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S129 What proportion of patients with lung cancer would have been eligible for ct screening according to various proposed inclusion criteria?
  1. K Gracie1,
  2. M Kennedy1,
  3. D Ellames1,
  4. B Hawramy2,
  5. A Al-Ameri2,
  6. G Esterbrook2,
  7. P Blaxill2,
  8. G Smith2,
  9. P Smith3,
  10. R Naseer4,
  11. K Rodger1,
  12. J Robson1,
  13. E Paramasivam1,
  14. M Callister1
  1. 1Leeds Teaching Hospitals NHS Trust, Leeds, UK
  2. 2Mid-Yorkshire NHS Trust, Wakefield, UK
  3. 3Bradford Royal Infirmary, Bradford, UK
  4. 4Calderdale Royal Hospital, Halifax, UK

Abstract

Abstract The US National Lung Screening Trial (NLST) identified persons for lung cancer screening by age (55–74 yrs) and smoking history, but a subsequent analysis of the US SEER database showed that only 26.7% of lung cancer cases would have been eligible for screening according to these criteria.

Strategies to increase the proportion of lung cancer patients who might qualify for screening include increasing the upper age limit to 80 years (endorsed by the US Preventative Services Task Force – USPSTF), and using composite lung cancer risk prediction tools. The UK Lung Screening pilot (UKLS) used the Liverpool Lung Project score (LLP) to identify patients for screening. In a validation cohort from the US Prostate, Lung, Colorectal and Ovarian study, a threshold based on the PLCOM2012 score identified more cancers than the NLST criteria. We prospectively compared these criteria for the first time in patients presenting with lung cancer in Yorkshire.

Methods We audited the proportion of patients presenting with lung cancer through fast-track clinics at 4 Yorkshire centres who would have been eligible for screening according to the following criteria: NLST criteria, UKLS criteria, USPSTF criteria, LLP ≥5% 55–80 yrs, and PLCO ≥1.51% 55–80 yrs.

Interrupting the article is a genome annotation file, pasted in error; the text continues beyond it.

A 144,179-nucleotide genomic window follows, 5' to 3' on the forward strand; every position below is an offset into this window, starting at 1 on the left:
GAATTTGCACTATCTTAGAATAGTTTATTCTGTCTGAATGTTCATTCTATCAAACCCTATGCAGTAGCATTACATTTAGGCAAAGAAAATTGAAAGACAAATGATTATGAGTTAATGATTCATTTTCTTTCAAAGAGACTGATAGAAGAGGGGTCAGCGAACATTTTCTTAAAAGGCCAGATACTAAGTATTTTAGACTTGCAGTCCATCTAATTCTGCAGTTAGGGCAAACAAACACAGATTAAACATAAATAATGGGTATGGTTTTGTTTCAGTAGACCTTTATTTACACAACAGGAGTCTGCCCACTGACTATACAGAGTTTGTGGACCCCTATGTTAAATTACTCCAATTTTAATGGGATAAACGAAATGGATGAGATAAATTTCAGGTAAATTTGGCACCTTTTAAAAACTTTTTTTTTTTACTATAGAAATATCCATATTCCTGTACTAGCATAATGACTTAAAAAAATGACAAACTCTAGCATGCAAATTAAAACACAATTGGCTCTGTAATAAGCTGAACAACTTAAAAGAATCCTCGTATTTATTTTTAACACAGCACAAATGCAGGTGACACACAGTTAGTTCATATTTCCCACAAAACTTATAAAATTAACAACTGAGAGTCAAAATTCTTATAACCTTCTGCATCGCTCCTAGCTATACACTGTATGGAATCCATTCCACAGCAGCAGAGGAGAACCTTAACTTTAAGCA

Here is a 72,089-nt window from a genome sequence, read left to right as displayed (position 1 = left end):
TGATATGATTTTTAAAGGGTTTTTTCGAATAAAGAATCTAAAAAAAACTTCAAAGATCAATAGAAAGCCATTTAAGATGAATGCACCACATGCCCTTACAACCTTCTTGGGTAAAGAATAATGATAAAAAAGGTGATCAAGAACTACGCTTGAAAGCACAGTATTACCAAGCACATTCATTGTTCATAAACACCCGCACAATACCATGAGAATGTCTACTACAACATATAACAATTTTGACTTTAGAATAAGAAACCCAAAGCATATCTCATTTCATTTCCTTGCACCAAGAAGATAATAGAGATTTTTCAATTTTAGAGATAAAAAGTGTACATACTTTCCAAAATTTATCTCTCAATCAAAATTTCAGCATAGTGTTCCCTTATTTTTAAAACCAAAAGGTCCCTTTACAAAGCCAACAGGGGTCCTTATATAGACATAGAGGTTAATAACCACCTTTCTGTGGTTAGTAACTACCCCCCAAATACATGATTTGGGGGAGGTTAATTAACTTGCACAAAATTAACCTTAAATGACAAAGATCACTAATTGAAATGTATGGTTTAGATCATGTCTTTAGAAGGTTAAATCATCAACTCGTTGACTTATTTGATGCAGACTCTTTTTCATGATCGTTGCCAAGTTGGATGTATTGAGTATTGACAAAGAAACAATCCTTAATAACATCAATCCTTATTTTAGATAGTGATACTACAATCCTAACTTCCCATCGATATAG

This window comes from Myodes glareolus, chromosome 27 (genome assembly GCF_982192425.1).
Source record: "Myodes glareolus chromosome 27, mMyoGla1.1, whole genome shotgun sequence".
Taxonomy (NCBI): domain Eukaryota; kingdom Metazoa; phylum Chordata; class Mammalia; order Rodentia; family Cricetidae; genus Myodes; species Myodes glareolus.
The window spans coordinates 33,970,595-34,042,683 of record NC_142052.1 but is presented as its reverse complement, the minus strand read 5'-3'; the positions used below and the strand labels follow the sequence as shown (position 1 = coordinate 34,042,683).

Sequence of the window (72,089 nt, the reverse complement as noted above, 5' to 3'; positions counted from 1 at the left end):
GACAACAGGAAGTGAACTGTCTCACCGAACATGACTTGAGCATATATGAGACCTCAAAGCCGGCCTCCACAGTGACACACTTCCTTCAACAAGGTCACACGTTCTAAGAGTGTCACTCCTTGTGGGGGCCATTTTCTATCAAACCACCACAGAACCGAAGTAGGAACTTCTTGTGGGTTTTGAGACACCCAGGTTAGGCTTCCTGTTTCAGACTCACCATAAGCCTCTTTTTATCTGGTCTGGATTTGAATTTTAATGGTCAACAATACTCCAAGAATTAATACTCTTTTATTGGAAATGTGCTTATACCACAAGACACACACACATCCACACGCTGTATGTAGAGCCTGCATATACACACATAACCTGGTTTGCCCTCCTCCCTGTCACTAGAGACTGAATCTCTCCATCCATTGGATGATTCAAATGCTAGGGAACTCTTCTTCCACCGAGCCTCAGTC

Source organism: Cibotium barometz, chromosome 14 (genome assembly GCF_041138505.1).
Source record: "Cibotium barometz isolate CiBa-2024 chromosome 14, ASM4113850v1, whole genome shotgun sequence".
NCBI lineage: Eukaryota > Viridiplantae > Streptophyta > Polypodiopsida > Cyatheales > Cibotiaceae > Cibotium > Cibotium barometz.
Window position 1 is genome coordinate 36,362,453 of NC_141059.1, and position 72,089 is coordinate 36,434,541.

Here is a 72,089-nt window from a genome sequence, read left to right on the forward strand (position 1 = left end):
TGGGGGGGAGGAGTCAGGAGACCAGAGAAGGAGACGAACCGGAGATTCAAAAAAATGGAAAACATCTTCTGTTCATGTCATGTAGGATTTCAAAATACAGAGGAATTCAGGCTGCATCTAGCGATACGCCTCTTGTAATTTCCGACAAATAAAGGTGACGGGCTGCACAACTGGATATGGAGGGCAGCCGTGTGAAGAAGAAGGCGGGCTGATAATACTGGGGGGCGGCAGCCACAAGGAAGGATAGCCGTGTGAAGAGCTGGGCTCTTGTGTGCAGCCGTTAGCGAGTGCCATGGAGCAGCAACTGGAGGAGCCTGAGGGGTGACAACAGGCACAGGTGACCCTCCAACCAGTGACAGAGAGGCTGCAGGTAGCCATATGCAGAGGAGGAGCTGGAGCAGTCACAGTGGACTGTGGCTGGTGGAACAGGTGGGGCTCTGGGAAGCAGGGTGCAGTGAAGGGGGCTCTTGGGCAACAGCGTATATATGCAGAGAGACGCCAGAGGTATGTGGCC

Results Data was collected for 206 patients presenting between January and July 2016 (Leeds 131, Halifax 26, Bradford 12, Mid-Yorkshire 37). Median age was 72 years and the proportion of cases by age cohort was as follows: <55 yrs 9.2%, 55–60 yrs 9.7%, 61–65 yrs 12.1%, 66–70 yrs 13.6%, 71–75 yrs 18.4%, 76–80 yrs 17.0%, >80 yrs 19.9%. Smoking status was: current smoker 89 (43.2%), ex-smoker 106 (51.5%) and never smoker 11 (5.3%). The number of patients eligible by the various criteria are shown in Table 1.

Conclusion The proportion of lung cancer patients who would have been eligible for screening differs considerably between the various criteria. Only approximately one third of patients would have been eligible according to the criteria used in NLST and UKLS. Increasing the upper age limit for screening to 80yrs substantially increases the proportion of cases that would be eligible. A threshold of 1.51% by the PLCOM2012 score included the largest number of lung cancer patients of the criteria assessed.

Abstract S129 Table 1

The numbers and proportions of lung cancer patients who would have been eligible for CT screening according to various inclusion criteria

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